Interview with Barrett Kelly, Global Sales Operations Manager, Exari

6 min read

A man of the people. This week I got chatting with Barrett Kelly, Global Sales Operations Manager at recently acquired Exari. Amongst the usual sales ops topics, I admired Barrett’s consistent consideration for the people around him and how best sales ops could best serve, empower and challenge them. At a busy time for his business, Barrett squeezed in a WebEx with me from breezy Boston. The interview began…

RB: How did you make the transition into sales ops?

BK: It all started in my role at Wayfair after I graduated college. 3 months in, my manager asked me to be the analytical team lead, which involved diving deep into the data, learning how to use SQL, excel, Tableau etc. I spent a lot of time playing around and teaching myself and it was here that I formed a passion for analytics.

I then transitioned to Exari where I did a management training program in my first year, rotating through five different departments. I spent a few months in operations working with Legal and Finance. Then I jumped into the Product team where I was the project manager for a new product release. After that I went to sales where I was doing purely sales ops. After that program, I figured out that the sales operations role was a good fit for me, especially on the analytical side. So, I spent another year doing field operations, which then grew into my current role as a Sales Ops Manager, which is mostly sales operations while still supporting the field operations teams.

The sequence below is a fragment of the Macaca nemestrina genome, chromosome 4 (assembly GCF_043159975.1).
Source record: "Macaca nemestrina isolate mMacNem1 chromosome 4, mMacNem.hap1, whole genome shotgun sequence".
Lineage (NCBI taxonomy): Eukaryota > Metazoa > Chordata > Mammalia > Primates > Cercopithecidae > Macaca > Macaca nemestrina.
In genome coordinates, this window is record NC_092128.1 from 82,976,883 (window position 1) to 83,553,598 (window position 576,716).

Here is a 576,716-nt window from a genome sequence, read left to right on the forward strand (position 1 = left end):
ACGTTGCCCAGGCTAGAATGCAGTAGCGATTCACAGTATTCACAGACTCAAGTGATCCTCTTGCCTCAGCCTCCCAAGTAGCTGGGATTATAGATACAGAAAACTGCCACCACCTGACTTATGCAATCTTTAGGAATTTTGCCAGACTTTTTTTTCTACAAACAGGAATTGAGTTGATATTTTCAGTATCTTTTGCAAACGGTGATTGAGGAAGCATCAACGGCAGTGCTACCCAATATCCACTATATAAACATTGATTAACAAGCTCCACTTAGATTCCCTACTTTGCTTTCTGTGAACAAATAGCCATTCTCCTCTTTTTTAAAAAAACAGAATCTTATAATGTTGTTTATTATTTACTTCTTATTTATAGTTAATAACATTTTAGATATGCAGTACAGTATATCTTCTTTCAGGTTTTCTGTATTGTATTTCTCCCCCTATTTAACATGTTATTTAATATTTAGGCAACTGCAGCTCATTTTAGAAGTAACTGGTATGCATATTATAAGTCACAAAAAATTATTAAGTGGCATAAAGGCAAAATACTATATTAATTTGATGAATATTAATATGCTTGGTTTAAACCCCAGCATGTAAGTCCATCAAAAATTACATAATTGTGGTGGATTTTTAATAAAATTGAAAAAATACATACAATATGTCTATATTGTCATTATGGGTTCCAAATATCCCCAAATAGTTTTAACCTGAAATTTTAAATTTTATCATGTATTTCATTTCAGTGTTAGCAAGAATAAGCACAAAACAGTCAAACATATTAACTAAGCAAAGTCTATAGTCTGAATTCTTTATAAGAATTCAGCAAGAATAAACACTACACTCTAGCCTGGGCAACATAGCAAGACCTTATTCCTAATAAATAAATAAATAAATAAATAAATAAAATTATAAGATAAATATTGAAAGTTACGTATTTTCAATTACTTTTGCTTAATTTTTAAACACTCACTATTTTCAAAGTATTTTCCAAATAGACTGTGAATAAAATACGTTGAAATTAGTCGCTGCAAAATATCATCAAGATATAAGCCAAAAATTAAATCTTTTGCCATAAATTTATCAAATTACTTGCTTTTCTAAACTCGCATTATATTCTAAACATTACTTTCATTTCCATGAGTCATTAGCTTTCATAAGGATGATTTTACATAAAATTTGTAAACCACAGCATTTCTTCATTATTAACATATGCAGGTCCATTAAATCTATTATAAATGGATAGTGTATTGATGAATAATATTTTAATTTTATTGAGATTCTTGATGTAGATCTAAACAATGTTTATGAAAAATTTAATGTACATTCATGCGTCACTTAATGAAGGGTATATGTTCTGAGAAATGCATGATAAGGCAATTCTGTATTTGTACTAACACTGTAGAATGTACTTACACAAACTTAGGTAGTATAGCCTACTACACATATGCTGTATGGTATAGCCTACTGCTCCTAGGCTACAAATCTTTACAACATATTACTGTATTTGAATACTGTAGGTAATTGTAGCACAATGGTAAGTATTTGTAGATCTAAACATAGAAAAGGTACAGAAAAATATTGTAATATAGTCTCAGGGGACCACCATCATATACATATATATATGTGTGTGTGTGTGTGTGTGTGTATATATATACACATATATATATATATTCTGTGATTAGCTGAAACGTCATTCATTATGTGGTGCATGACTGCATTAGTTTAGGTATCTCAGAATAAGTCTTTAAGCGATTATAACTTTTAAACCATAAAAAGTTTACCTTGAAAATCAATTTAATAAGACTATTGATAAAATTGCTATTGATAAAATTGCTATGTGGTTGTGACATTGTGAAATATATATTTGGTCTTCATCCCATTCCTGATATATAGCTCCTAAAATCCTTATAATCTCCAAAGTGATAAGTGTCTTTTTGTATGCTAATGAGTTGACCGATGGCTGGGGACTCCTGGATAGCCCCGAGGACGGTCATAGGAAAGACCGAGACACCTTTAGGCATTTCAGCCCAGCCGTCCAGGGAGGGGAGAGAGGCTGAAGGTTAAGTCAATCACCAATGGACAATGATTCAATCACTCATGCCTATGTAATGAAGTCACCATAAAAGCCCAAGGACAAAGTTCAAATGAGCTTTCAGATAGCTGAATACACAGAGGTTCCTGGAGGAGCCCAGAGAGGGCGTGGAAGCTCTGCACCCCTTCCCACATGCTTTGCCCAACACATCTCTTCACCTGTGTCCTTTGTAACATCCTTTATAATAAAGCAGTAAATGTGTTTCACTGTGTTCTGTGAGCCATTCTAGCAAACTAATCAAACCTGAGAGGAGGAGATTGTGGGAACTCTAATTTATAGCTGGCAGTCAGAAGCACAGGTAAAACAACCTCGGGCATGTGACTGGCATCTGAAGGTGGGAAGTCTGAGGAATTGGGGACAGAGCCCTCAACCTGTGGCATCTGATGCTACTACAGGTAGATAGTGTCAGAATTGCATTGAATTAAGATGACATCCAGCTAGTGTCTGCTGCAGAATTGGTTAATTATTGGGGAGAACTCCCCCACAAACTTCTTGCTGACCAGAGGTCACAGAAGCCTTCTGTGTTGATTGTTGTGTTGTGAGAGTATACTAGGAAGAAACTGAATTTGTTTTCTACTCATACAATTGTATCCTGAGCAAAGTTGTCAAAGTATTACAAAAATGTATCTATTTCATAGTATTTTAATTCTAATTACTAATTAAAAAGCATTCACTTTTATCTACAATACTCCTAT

RB: What are the key responsibilities in your current sales ops role?

BK: I help manage the teams. We have two Field Operations GMs at Exari, one runs the NA team and the other runs the EMEA team. I support them and help coordinate with those teams. Strategy and analytics is a huge part, especially on the forecasting side. Forecasting has been a big focus for me for the past year.

RB: What does analytics mean to you?

BK: For me, analytics and reporting are in the same bucket. Essentially, it’s about leveraging historical data to enable data-driven decision making. Instead of saying we should do X because “I think” or “I feel”, analytics enables you to say “the data is showing me Y”. Once you understand the data, you can then ask questions to the relevant stake holders and take the appropriate next steps.

RB: What’s your role in helping turn these insights into something good commercially?